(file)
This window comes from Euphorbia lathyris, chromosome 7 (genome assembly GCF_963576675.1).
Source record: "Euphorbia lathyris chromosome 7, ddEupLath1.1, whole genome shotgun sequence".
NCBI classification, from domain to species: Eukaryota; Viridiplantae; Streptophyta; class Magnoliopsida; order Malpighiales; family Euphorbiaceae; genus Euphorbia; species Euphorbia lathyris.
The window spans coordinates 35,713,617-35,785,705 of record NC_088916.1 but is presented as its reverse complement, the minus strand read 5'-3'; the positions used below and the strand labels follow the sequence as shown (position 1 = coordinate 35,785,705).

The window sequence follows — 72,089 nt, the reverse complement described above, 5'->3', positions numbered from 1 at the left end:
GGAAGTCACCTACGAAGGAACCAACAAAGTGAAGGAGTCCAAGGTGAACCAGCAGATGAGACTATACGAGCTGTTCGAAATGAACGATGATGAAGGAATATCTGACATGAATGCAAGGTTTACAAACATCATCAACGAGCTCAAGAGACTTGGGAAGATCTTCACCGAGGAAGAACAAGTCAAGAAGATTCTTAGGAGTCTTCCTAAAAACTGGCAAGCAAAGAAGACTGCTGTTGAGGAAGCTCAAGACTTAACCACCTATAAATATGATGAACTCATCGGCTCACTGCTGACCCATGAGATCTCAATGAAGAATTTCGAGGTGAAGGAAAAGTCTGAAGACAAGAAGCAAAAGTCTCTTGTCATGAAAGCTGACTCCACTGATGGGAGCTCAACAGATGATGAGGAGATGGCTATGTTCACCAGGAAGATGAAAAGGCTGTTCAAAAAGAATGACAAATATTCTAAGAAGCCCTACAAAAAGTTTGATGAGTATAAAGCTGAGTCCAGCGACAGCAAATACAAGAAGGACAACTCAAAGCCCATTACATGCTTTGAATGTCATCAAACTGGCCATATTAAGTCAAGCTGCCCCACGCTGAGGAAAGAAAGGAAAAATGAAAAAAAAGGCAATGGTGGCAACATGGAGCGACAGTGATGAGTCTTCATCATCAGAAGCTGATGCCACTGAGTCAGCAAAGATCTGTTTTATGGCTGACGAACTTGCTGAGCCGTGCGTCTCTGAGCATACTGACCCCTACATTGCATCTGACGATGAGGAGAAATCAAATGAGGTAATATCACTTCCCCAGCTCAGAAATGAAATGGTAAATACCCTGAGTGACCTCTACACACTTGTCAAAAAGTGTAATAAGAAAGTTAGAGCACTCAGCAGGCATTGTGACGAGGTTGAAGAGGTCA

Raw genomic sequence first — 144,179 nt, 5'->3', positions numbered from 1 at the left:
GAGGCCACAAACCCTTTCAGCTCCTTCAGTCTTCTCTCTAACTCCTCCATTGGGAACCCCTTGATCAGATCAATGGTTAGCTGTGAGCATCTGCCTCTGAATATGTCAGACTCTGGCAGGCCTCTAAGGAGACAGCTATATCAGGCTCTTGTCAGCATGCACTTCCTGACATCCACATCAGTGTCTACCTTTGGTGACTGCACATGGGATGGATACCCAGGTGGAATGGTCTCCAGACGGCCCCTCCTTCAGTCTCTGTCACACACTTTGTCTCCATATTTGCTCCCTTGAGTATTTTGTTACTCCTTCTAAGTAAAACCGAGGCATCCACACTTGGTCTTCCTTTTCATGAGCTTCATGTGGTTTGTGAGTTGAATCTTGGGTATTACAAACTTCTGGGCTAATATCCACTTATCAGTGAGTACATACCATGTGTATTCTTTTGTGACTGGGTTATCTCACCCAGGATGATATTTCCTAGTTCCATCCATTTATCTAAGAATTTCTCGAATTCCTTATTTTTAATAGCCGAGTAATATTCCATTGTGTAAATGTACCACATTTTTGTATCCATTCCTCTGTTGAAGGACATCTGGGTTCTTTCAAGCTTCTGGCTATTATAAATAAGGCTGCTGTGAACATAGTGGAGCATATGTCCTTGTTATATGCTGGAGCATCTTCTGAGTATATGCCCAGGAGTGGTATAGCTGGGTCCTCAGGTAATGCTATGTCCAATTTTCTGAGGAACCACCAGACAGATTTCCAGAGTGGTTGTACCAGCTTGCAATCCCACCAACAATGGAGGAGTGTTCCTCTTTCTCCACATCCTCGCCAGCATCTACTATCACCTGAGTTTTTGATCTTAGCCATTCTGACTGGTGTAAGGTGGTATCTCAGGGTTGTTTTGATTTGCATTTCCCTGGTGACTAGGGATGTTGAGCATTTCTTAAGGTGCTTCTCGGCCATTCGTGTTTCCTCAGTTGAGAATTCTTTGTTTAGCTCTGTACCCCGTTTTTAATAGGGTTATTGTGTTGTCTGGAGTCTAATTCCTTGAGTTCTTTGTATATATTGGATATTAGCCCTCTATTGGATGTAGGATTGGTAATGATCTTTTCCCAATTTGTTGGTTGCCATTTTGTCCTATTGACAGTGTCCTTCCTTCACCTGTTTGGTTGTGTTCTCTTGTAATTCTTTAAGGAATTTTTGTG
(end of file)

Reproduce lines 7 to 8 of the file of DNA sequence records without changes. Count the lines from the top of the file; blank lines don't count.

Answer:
Raw genomic sequence first — 144,179 nt, 5'->3', positions numbered from 1 at the left:
GAGGCCACAAACCCTTTCAGCTCCTTCAGTCTTCTCTCTAACTCCTCCATTGGGAACCCCTTGATCAGATCAATGGTTAGCTGTGAGCATCTGCCTCTGAATATGTCAGACTCTGGCAGGCCTCTAAGGAGACAGCTATATCAGGCTCTTGTCAGCATGCACTTCCTGACATCCACATCAGTGTCTACCTTTGGTGACTGCACATGGGATGGATACCCAGGTGGAATGGTCTCCAGACGGCCCCTCCTTCAGTCTCTGTCACACACTTTGTCTCCATATTTGCTCCCTTGAGTATTTTGTTACTCCTTCTAAGTAAAACCGAGGCATCCACACTTGGTCTTCCTTTTCATGAGCTTCATGTGGTTTGTGAGTTGAATCTTGGGTATTACAAACTTCTGGGCTAATATCCACTTATCAGTGAGTACATACCATGTGTATTCTTTTGTGACTGGGTTATCTCACCCAGGATGATATTTCCTAGTTCCATCCATTTATCTAAGAATTTCTCGAATTCCTTATTTTTAATAGCCGAGTAATATTCCATTGTGTAAATGTACCACATTTTTGTATCCATTCCTCTGTTGAAGGACATCTGGGTTCTTTCAAGCTTCTGGCTATTATAAATAAGGCTGCTGTGAACATAGTGGAGCATATGTCCTTGTTATATGCTGGAGCATCTTCTGAGTATATGCCCAGGAGTGGTATAGCTGGGTCCTCAGGTAATGCTATGTCCAATTTTCTGAGGAACCACCAGACAGATTTCCAGAGTGGTTGTACCAGCTTGCAATCCCACCAACAATGGAGGAGTGTTCCTCTTTCTCCACATCCTCGCCAGCATCTACTATCACCTGAGTTTTTGATCTTAGCCATTCTGACTGGTGTAAGGTGGTATCTCAGGGTTGTTTTGATTTGCATTTCCCTGGTGACTAGGGATGTTGAGCATTTCTTAAGGTGCTTCTCGGCCATTCGTGTTTCCTCAGTTGAGAATTCTTTGTTTAGCTCTGTACCCCGTTTTTAATAGGGTTATTGTGTTGTCTGGAGTCTAATTCCTTGAGTTCTTTGTATATATTGGATATTAGCCCTCTATTGGATGTAGGATTGGTAATGATCTTTTCCCAATTTGTTGGTTGCCATTTTGTCCTATTGACAGTGTCCTTCCTTCACCTGTTTGGTTGTGTTCTCTTGTAATTCTTTAAGGAATTTTTGTG